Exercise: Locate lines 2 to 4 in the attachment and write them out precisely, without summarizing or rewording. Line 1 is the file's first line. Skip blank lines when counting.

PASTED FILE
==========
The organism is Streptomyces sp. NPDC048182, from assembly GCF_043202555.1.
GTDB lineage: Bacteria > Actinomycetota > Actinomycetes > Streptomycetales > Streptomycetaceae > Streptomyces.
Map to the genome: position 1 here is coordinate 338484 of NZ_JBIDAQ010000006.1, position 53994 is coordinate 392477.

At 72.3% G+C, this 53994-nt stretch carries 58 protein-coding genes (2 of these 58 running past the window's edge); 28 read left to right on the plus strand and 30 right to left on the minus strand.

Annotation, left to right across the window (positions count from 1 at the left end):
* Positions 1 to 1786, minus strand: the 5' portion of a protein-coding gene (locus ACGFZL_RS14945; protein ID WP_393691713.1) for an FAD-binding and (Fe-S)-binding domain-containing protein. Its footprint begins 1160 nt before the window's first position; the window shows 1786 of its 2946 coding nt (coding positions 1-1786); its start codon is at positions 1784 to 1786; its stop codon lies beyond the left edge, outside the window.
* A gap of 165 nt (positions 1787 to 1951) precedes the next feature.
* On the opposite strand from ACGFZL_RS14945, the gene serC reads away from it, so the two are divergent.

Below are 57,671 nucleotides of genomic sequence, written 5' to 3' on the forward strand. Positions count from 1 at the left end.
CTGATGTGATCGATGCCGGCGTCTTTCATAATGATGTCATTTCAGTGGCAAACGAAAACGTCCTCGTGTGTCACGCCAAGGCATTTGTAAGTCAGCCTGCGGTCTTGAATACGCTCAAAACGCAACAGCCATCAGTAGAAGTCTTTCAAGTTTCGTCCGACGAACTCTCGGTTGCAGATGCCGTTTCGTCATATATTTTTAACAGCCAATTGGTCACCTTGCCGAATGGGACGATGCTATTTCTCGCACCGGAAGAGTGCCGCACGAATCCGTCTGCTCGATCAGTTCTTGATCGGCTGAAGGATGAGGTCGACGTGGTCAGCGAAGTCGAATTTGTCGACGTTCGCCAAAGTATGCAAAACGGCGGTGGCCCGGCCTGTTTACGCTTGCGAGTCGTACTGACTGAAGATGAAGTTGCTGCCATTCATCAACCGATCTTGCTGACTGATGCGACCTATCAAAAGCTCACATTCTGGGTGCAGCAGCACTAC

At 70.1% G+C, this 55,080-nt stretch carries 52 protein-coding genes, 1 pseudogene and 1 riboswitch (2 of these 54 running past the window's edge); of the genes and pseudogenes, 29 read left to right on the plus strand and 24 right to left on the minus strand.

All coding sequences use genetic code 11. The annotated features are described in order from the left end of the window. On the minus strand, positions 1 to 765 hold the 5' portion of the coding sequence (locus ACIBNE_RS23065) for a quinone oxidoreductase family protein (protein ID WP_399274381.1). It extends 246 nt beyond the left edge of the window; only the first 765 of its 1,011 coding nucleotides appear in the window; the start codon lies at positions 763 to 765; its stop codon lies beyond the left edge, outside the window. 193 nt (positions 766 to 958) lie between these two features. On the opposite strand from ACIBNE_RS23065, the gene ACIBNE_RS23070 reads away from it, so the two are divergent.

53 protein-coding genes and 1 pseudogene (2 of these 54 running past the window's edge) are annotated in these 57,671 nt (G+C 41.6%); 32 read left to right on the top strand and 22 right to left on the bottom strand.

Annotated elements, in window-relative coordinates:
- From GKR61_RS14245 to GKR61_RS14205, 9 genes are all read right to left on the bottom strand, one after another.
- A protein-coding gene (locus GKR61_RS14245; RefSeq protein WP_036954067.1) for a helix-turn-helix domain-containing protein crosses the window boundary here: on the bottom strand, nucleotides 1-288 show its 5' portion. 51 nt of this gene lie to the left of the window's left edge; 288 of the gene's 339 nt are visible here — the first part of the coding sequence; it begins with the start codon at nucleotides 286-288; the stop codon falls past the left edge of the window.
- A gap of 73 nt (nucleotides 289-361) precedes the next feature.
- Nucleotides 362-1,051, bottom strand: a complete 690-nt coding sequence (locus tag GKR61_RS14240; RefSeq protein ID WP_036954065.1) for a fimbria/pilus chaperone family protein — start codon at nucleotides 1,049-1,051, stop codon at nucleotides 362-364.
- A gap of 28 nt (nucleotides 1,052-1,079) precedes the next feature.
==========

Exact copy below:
GTDB lineage: Bacteria > Actinomycetota > Actinomycetes > Streptomycetales > Streptomycetaceae > Streptomyces.
Map to the genome: position 1 here is coordinate 338484 of NZ_JBIDAQ010000006.1, position 53994 is coordinate 392477.

At 72.3% G+C, this 53994-nt stretch carries 58 protein-coding genes (2 of these 58 running past the window's edge); 28 read left to right on the plus strand and 30 right to left on the minus strand.